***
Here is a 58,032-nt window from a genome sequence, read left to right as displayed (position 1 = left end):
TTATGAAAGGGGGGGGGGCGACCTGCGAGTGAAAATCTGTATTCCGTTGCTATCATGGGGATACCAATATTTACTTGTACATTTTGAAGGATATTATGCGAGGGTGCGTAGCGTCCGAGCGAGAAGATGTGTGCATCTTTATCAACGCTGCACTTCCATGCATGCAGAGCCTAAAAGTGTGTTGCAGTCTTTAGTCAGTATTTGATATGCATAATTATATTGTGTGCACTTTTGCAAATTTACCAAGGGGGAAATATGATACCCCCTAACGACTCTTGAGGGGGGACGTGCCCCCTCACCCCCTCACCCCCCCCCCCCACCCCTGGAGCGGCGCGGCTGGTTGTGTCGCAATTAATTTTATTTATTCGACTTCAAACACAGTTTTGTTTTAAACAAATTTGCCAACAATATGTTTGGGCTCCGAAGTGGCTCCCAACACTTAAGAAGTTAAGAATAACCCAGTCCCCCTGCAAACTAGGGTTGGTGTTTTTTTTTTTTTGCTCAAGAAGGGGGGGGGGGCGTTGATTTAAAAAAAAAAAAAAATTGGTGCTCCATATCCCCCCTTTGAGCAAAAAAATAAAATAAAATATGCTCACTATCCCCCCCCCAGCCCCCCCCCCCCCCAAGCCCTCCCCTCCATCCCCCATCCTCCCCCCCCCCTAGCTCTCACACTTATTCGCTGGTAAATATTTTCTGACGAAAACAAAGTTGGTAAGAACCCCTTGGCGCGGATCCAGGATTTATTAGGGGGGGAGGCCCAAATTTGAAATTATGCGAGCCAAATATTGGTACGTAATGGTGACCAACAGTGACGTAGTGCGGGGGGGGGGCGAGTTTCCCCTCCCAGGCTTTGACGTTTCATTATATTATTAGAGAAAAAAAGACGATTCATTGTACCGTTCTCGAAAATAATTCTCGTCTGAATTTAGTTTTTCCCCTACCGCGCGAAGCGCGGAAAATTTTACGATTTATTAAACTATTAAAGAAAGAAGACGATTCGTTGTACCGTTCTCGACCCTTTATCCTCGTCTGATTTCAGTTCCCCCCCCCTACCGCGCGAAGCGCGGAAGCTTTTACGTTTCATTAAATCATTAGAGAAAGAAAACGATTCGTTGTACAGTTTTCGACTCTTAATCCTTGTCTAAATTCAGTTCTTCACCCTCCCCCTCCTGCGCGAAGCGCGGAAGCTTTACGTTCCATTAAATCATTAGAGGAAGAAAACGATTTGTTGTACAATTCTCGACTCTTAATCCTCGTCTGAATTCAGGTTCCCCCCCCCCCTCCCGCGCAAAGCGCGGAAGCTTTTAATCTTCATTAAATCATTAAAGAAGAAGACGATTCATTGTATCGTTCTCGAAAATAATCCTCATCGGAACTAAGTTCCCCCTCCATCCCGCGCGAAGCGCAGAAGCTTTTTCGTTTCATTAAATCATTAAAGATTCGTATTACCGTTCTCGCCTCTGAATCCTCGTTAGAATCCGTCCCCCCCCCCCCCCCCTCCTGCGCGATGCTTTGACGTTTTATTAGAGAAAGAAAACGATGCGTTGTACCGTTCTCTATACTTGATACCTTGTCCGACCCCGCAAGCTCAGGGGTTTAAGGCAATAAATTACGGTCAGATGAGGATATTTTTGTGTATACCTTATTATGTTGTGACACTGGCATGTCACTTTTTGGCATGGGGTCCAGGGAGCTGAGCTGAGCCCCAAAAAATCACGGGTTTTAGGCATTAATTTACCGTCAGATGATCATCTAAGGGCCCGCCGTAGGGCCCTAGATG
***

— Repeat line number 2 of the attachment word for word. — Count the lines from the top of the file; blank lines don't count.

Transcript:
TTATGAAAGGGGGGGGGGCGACCTGCGAGTGAAAATCTGTATTCCGTTGCTATCATGGGGATACCAATATTTACTTGTACATTTTGAAGGATATTATGCGAGGGTGCGTAGCGTCCGAGCGAGAAGATGTGTGCATCTTTATCAACGCTGCACTTCCATGCATGCAGAGCCTAAAAGTGTGTTGCAGTCTTTAGTCAGTATTTGATATGCATAATTATATTGTGTGCACTTTTGCAAATTTACCAAGGGGGAAATATGATACCCCCTAACGACTCTTGAGGGGGGACGTGCCCCCTCACCCCCTCACCCCCCCCCCCCACCCCTGGAGCGGCGCGGCTGGTTGTGTCGCAATTAATTTTATTTATTCGACTTCAAACACAGTTTTGTTTTAAACAAATTTGCCAACAATATGTTTGGGCTCCGAAGTGGCTCCCAACACTTAAGAAGTTAAGAATAACCCAGTCCCCCTGCAAACTAGGGTTGGTGTTTTTTTTTTTTTGCTCAAGAAGGGGGGGGGGGCGTTGATTTAAAAAAAAAAAAAAATTGGTGCTCCATATCCCCCCTTTGAGCAAAAAAATAAAATAAAATATGCTCACTATCCCCCCCCCAGCCCCCCCCCCCCCCAAGCCCTCCCCTCCATCCCCCATCCTCCCCCCCCCCTAGCTCTCACACTTATTCGCTGGTAAATATTTTCTGACGAAAACAAAGTTGGTAAGAACCCCTTGGCGCGGATCCAGGATTTATTAGGGGGGGAGGCCCAAATTTGAAATTATGCGAGCCAAATATTGGTACGTAATGGTGACCAACAGTGACGTAGTGCGGGGGGGGGGCGAGTTTCCCCTCCCAGGCTTTGACGTTTCATTATATTATTAGAGAAAAAAAGACGATTCATTGTACCGTTCTCGAAAATAATTCTCGTCTGAATTTAGTTTTTCCCCTACCGCGCGAAGCGCGGAAAATTTTACGATTTATTAAACTATTAAAGAAAGAAGACGATTCGTTGTACCGTTCTCGACCCTTTATCCTCGTCTGATTTCAGTTCCCCCCCCCTACCGCGCGAAGCGCGGAAGCTTTTACGTTTCATTAAATCATTAGAGAAAGAAAACGATTCGTTGTACAGTTTTCGACTCTTAATCCTTGTCTAAATTCAGTTCTTCACCCTCCCCCTCCTGCGCGAAGCGCGGAAGCTTTACGTTCCATTAAATCATTAGAGGAAGAAAACGATTTGTTGTACAATTCTCGACTCTTAATCCTCGTCTGAATTCAGGTTCCCCCCCCCCCTCCCGCGCAAAGCGCGGAAGCTTTTAATCTTCATTAAATCATTAAAGAAGAAGACGATTCATTGTATCGTTCTCGAAAATAATCCTCATCGGAACTAAGTTCCCCCTCCATCCCGCGCGAAGCGCAGAAGCTTTTTCGTTTCATTAAATCATTAAAGATTCGTATTACCGTTCTCGCCTCTGAATCCTCGTTAGAATCCGTCCCCCCCCCCCCCCCCTCCTGCGCGATGCTTTGACGTTTTATTAGAGAAAGAAAACGATGCGTTGTACCGTTCTCTATACTTGATACCTTGTCCGACCCCGCAAGCTCAGGGGTTTAAGGCAATAAATTACGGTCAGATGAGGATATTTTTGTGTATACCTTATTATGTTGTGACACTGGCATGTCACTTTTTGGCATGGGGTCCAGGGAGCTGAGCTGAGCCCCAAAAAATCACGGGTTTTAGGCATTAATTTACCGTCAGATGATCATCTAAGGGCCCGCCGTAGGGCCCTAGATG